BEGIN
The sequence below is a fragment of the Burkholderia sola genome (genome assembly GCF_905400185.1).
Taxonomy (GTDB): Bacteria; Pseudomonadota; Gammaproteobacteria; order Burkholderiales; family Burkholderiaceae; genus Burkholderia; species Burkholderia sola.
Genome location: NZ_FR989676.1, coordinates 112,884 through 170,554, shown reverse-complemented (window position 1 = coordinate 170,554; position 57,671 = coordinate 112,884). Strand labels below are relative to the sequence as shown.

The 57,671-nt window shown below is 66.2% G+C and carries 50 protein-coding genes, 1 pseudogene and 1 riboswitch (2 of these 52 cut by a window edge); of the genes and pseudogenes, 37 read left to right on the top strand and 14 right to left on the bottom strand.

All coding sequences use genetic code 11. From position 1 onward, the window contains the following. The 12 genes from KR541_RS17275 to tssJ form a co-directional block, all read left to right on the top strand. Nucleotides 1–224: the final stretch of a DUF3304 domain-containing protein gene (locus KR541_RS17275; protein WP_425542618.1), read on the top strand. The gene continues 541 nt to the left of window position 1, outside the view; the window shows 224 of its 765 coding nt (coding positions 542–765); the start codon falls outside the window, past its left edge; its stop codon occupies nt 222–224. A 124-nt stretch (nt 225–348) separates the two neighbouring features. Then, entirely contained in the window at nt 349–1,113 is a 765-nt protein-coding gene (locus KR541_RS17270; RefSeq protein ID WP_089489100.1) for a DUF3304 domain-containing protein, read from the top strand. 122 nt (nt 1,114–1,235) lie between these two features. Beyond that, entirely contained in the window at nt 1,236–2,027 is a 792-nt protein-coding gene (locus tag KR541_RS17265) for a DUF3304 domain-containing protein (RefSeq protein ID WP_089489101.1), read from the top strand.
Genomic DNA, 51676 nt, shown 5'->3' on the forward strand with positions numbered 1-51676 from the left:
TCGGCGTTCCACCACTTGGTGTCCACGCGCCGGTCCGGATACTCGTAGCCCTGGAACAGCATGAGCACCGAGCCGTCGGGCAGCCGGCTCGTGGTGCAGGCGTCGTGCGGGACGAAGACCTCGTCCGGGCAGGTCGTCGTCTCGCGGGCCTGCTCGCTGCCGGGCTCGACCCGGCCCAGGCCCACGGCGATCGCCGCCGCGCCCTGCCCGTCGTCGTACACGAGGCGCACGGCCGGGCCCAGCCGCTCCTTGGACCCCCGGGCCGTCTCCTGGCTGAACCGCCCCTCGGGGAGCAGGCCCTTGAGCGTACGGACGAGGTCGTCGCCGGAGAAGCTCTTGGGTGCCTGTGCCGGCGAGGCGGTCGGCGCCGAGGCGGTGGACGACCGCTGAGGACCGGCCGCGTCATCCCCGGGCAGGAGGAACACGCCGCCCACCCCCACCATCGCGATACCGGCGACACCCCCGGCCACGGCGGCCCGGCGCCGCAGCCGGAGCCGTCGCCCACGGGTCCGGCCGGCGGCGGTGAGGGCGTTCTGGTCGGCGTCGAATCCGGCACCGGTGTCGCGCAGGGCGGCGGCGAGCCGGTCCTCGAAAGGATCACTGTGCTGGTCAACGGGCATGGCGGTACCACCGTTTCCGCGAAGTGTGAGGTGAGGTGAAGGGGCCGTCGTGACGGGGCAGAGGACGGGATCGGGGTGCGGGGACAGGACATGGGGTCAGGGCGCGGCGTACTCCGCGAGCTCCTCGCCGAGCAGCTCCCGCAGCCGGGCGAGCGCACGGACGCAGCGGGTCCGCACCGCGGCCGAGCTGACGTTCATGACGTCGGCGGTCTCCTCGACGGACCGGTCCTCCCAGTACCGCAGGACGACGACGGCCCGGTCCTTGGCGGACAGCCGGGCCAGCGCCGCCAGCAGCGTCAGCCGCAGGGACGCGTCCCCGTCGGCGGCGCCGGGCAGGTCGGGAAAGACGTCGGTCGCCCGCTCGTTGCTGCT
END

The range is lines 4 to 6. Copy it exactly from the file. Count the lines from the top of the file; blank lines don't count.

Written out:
The 57,671-nt window shown below is 66.2% G+C and carries 50 protein-coding genes, 1 pseudogene and 1 riboswitch (2 of these 52 cut by a window edge); of the genes and pseudogenes, 37 read left to right on the top strand and 14 right to left on the bottom strand.

All coding sequences use genetic code 11. From position 1 onward, the window contains the following. The 12 genes from KR541_RS17275 to tssJ form a co-directional block, all read left to right on the top strand. Nucleotides 1–224: the final stretch of a DUF3304 domain-containing protein gene (locus KR541_RS17275; protein WP_425542618.1), read on the top strand. The gene continues 541 nt to the left of window position 1, outside the view; the window shows 224 of its 765 coding nt (coding positions 542–765); the start codon falls outside the window, past its left edge; its stop codon occupies nt 222–224. A 124-nt stretch (nt 225–348) separates the two neighbouring features. Then, entirely contained in the window at nt 349–1,113 is a 765-nt protein-coding gene (locus KR541_RS17270; RefSeq protein ID WP_089489100.1) for a DUF3304 domain-containing protein, read from the top strand. 122 nt (nt 1,114–1,235) lie between these two features. Beyond that, entirely contained in the window at nt 1,236–2,027 is a 792-nt protein-coding gene (locus tag KR541_RS17265) for a DUF3304 domain-containing protein (RefSeq protein ID WP_089489101.1), read from the top strand.
Genomic DNA, 51676 nt, shown 5'->3' on the forward strand with positions numbered 1-51676 from the left: